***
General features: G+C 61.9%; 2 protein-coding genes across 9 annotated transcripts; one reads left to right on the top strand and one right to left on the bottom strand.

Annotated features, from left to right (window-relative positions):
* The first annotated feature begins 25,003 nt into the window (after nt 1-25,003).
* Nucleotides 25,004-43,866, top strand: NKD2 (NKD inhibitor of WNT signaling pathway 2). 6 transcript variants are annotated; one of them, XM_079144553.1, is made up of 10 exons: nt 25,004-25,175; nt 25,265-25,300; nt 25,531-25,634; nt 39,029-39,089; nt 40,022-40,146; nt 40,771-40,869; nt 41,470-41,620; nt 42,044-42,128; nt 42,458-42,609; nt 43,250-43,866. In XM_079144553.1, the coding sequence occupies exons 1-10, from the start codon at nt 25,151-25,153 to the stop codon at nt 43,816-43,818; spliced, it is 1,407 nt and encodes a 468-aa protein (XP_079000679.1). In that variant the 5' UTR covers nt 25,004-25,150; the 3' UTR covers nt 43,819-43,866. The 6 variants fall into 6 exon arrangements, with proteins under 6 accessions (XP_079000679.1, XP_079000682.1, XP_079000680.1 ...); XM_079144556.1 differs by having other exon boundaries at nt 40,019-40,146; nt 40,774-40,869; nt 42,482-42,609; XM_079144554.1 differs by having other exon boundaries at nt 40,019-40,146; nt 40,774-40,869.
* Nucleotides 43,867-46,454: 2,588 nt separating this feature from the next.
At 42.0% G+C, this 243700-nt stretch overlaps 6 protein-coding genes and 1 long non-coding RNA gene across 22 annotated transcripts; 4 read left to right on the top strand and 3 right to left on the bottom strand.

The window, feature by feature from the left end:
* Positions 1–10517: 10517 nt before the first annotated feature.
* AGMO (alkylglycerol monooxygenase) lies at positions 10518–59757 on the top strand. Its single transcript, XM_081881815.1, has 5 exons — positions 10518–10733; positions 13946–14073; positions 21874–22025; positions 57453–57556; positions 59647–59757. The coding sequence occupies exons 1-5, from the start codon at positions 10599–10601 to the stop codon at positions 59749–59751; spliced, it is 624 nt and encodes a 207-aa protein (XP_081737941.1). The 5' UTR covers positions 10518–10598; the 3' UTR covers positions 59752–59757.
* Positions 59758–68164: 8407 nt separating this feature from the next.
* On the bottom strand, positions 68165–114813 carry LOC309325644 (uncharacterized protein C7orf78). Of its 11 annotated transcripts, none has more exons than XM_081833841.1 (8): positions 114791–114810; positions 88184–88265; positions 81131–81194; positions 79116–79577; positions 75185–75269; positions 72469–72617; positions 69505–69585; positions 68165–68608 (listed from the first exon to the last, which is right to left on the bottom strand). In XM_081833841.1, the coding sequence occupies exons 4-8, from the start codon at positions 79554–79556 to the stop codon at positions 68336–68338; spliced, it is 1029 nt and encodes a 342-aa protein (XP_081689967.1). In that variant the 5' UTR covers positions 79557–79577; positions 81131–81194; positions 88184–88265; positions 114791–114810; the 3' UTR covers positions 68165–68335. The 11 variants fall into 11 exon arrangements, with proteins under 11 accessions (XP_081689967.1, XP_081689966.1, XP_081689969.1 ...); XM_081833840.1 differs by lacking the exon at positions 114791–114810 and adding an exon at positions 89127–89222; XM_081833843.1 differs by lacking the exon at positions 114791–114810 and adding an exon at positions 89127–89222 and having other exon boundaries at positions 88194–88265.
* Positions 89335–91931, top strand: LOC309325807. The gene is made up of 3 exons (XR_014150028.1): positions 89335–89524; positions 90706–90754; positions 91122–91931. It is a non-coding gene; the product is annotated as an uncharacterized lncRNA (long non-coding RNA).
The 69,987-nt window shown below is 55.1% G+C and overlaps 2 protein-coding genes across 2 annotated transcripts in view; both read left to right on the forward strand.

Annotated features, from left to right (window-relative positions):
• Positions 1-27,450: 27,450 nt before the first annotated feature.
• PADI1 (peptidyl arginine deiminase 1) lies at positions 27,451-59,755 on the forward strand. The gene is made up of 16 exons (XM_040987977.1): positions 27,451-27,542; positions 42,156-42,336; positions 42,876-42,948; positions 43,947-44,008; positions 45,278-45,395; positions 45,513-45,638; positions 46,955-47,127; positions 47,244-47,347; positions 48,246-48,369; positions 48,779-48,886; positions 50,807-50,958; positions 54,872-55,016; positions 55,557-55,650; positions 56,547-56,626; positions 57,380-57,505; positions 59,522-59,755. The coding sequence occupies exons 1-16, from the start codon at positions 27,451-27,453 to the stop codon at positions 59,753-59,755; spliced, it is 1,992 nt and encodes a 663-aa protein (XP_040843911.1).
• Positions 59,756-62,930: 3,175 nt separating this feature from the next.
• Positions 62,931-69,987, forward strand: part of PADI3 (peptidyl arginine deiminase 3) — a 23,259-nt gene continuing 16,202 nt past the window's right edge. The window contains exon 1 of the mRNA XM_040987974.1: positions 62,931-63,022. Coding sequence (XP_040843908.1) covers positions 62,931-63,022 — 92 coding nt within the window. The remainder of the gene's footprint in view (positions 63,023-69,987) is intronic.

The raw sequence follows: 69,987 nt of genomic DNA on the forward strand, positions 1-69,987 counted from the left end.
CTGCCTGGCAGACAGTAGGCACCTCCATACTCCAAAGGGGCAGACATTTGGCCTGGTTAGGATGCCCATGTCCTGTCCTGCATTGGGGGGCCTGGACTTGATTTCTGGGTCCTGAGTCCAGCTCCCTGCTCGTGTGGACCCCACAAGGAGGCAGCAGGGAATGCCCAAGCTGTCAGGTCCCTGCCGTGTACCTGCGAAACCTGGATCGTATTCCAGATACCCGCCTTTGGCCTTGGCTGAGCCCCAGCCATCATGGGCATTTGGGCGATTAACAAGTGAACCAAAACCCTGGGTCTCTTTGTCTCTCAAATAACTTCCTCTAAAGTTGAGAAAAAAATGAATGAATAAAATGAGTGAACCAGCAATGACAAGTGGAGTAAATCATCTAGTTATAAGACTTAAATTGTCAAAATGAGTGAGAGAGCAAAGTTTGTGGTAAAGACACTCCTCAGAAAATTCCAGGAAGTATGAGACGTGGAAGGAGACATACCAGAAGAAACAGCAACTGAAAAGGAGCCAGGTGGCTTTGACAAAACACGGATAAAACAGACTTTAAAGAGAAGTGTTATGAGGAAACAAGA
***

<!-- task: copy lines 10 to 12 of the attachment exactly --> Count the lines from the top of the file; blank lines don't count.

* Positions 59758–68164: 8407 nt separating this feature from the next.
* On the bottom strand, positions 68165–114813 carry LOC309325644 (uncharacterized protein C7orf78). Of its 11 annotated transcripts, none has more exons than XM_081833841.1 (8): positions 114791–114810; positions 88184–88265; positions 81131–81194; positions 79116–79577; positions 75185–75269; positions 72469–72617; positions 69505–69585; positions 68165–68608 (listed from the first exon to the last, which is right to left on the bottom strand). In XM_081833841.1, the coding sequence occupies exons 4-8, from the start codon at positions 79554–79556 to the stop codon at positions 68336–68338; spliced, it is 1029 nt and encodes a 342-aa protein (XP_081689967.1). In that variant the 5' UTR covers positions 79557–79577; positions 81131–81194; positions 88184–88265; positions 114791–114810; the 3' UTR covers positions 68165–68335. The 11 variants fall into 11 exon arrangements, with proteins under 11 accessions (XP_081689967.1, XP_081689966.1, XP_081689969.1 ...); XM_081833840.1 differs by lacking the exon at positions 114791–114810 and adding an exon at positions 89127–89222; XM_081833843.1 differs by lacking the exon at positions 114791–114810 and adding an exon at positions 89127–89222 and having other exon boundaries at positions 88194–88265.
* Positions 89335–91931, top strand: LOC309325807. The gene is made up of 3 exons (XR_014150028.1): positions 89335–89524; positions 90706–90754; positions 91122–91931. It is a non-coding gene; the product is annotated as an uncharacterized lncRNA (long non-coding RNA).